In Europe, information is a battleground and Russia is winning | View

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By Peter Kreko; Daniel Milo
Soviet tanks T-34 perform during the International Military Technical Forum Army-2020 in Alabino, outside Moscow, Russia, Sunday, Aug. 23, 2020.
Soviet tanks T-34 perform during the International Military Technical Forum Army-2020 in Alabino, outside Moscow, Russia, Sunday, Aug. 23, 2020.   -  Copyright  Pavel Golovkin/Copyright 2020 The Associated Press. All rights reserved
The opinions expressed in this article are those of the author and do not represent in any way the editorial position of Euronews.

Thirty years on from the fall of the Soviet Union and the birth of democratic freedom within central and eastern Europe, the spectre of Russia as an aggressive neighbour looms across the region.

Its recent concentration of army units near the Ukrainian border and the transfer of military hardware to the borders of European Union member states Estonia and Latvia have brought robust international condemnation. The US, UK, France, Germany and NATO have all expressed their support for the territorial integrity of the affected states.

But it would be a great mistake to assume that a public display of force by western powers is enough to persuade the peoples of central and eastern Europe, a region once gripped by communist rule, of their military superiority over Russia.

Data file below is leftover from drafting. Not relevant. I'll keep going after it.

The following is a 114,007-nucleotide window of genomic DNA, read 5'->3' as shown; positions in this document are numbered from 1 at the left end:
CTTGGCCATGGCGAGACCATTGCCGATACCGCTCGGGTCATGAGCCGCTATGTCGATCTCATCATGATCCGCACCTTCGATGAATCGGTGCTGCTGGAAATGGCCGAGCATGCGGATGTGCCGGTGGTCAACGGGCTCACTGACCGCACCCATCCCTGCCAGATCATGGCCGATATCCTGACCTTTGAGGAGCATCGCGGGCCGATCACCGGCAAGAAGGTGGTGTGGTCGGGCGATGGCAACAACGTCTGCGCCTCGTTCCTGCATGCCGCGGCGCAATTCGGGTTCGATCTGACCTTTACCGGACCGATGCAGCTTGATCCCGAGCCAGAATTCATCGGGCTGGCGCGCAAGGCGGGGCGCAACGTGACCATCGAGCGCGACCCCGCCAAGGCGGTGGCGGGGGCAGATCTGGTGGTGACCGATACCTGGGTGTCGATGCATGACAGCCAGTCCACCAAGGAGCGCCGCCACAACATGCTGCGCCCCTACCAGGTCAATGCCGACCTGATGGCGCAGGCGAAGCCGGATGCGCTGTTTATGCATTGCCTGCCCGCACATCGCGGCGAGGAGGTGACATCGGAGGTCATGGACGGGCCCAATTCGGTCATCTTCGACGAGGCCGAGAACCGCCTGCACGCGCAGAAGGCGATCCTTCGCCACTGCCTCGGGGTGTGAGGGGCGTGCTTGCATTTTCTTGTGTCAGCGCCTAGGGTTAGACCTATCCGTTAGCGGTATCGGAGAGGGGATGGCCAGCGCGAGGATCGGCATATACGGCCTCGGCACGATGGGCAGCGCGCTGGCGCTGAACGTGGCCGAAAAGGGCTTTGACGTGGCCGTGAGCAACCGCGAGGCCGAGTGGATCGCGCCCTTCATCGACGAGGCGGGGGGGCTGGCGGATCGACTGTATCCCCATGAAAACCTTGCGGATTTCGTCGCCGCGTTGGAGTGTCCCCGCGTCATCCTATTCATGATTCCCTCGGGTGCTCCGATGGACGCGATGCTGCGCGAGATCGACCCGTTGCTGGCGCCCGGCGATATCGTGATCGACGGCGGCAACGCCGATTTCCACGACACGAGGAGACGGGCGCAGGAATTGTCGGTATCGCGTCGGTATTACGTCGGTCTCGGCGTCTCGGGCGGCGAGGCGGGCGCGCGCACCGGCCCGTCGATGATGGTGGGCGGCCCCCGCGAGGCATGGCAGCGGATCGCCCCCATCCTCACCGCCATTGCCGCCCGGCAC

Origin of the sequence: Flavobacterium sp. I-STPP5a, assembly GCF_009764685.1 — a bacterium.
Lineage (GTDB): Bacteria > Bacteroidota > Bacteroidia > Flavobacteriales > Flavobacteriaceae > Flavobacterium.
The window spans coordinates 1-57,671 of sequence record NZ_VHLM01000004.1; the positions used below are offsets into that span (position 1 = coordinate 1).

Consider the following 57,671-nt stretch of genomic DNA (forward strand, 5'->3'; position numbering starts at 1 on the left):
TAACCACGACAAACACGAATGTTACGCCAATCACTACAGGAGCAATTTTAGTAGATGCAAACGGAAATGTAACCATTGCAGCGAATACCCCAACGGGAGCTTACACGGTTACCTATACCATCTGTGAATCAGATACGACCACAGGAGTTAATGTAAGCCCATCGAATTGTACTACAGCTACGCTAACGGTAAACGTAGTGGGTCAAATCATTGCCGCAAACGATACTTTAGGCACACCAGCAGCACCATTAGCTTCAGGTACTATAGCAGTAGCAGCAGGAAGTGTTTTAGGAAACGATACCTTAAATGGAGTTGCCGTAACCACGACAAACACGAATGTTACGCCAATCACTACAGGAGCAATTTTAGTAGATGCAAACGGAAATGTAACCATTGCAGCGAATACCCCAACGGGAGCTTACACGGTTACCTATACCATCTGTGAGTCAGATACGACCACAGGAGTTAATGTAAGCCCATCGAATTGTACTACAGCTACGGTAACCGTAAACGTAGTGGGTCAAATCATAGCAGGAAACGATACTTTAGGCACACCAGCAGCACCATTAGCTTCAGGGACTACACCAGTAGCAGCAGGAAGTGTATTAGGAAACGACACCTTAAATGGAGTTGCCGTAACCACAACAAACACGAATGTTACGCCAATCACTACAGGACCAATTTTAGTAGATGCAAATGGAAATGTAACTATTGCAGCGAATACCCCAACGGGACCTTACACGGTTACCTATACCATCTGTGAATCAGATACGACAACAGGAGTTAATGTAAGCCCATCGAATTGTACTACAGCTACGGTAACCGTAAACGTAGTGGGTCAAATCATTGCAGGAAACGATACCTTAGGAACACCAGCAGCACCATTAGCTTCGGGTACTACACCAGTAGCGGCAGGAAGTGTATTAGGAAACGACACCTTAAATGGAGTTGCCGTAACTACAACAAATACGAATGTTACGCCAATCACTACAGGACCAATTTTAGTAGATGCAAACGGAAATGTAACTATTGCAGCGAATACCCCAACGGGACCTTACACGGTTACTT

A major poll, released last week by GLOBSEC, found that citizens in these neighbouring countries are more likely than not to see Russia as the world’s leading military power, as well as a victim of western machinations.

These extraordinary findings result from a shift in Kremlin strategy. Moscow’s military build-up is packaged with an entirely different spin by Russian state-funded media and its local proxies in the region.

The official line from the Kremlin is that Russia is seeking to protect itself and the Russian speaking enclaves of the area, including the unrecognised breakaway regions of the Donetsk People’s Republic and the Luhansk People’s Republic, which, it alleges, face impending assault from rebel forces supported by the US and NATO.